Dick Wollam displayed a beautiful western
cedar carving of an owl.
Harry May brought and discussed a basswood
relief carving that he had completed during the carver’s classes. He
also showed a hand carved handle
on a cane.
Fred Heltsley brought a 24-inch
high pepper mill.
Chuck Taylor brought his first completed hollow
vessel made from red maple and a small turned box made from holly.
Wess Rittenhouse displayed a bulldozer
from oak and walnut. He modeled the dozier after a John Deere 650.
Tom Gillard gave an updated slide presentation of a wind tunnel section
that he is building in his shop, with the components in various stages
Doyle McConnell presented a slide show of one of his current projects.
He made rails and footboard for an antique bed from a large slab of old
poplar. He also had slides of an antique sugar press repair and a slide
of his new guard and dust collector for his table saw. The guard is mounted
from the ceiling.
The species of the spice wars
Custard and eggnog would taste pretty bland without the tangy spice
we know as nutmeg. But if the Dutch had had their way centuries ago, these
tasty treats would have to go it alone.
Nutmeg is the ground seed of a tall and handsome tree called darah
darah (Myristica fragrans). Until the late 1700s, the species grew only
in the Moluccas, or Spice Islands, now part of Indonesia. It was from there
that the surviving ship of Ferdinand Magellan's fleet returned to Spain
in 1521. Most of the crew had starved, but the ship's hold was laden with
spices, especially nutmeg, destined for the wealthy.
When Portugal wrested control of the Moluccas, its merchants distributed
false maps so that spice traders from other countries would smash on the
coral shoals. Eventually, the Dutch claimed the islands from the Portuguese,
and they cut down the darah darah trees on every island they couldn't defend.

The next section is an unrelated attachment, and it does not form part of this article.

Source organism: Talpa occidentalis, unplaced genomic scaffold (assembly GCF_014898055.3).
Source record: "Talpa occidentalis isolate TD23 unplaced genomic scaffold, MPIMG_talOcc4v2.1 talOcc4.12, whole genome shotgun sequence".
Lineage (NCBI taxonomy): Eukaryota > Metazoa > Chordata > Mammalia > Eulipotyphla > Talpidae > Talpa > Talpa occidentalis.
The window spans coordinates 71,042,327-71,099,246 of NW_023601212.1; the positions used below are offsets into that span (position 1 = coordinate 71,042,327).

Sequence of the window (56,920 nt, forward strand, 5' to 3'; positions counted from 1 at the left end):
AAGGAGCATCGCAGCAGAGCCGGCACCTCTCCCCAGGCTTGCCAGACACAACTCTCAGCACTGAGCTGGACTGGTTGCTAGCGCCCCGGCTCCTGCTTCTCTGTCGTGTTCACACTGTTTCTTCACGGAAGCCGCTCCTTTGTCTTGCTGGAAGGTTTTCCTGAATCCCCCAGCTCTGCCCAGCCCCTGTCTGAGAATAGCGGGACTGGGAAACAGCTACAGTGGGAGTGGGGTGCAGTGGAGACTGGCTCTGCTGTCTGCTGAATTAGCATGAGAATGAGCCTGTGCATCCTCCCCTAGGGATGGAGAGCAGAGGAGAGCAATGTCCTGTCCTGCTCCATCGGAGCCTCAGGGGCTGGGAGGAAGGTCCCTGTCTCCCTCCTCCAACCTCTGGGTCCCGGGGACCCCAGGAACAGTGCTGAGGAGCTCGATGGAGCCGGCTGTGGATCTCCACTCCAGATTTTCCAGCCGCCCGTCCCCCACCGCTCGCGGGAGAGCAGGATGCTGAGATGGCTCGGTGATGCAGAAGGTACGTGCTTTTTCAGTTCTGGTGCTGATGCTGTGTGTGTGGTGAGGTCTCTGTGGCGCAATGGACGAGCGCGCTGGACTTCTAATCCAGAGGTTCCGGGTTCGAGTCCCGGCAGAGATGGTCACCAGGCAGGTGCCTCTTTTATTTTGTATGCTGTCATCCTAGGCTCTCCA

Carrying nutmeg seeds without authority even became punishable by death.
The Dutch hold on nutmeg lasted until the late 1700s, when the French
planted smuggled seeds at their island colony of Mauritius in the Indian
Ocean. When the British seized the Moluccas in 1796 and spirited away nutmeg
seeds to Grenada in the West Indies, the spice war ended.
Today, only the Moluccas and Grenada produce nutmeg. Because only the
female trees bear fruit, growers harvest all males except a pollinating
few. The easily worked, walnut-like wood becomes house framing, furniture,
and millwork. But unlike globe-trotting nutmeg, darah darah wood remains
mostly at home.
Illustration: Jim Stevenson
From Crocia Roberson:
TVW Club members will conduct workshops for the International Association
of Recreation Leadership Workshops Conference ot the DuBose Conference
center in Monteagle on Oct. 19-23.
Karen Kerce will teach Easy Metal Foil and Faux Leather finishes
Winfield Bennett will help participants learn to carve hiking sticks.
Bob Lowrance will teach twig roosters.
Goeff Roehm will teach twig flowers.
3-4 other members will be involved in helping with the folk art woodcarving
Shop Tip of the Day
Avoiding nail splits
Even though you hammer carefully, your nail occasionally splits the
Blunt the tip of the nail by tapping it with your hammer to let the
nail hit its way into the wood rather than part the material. Or, chuck
a properly sized nail into a drill (you may need to cut off the nailhead),
predrill holes, and then hammer and
set the nails.
--From the WOOD magazine shop
Web Sites of interest.
See you on the 20 th.
click on the image to go to these sites
Special contributors to Club functions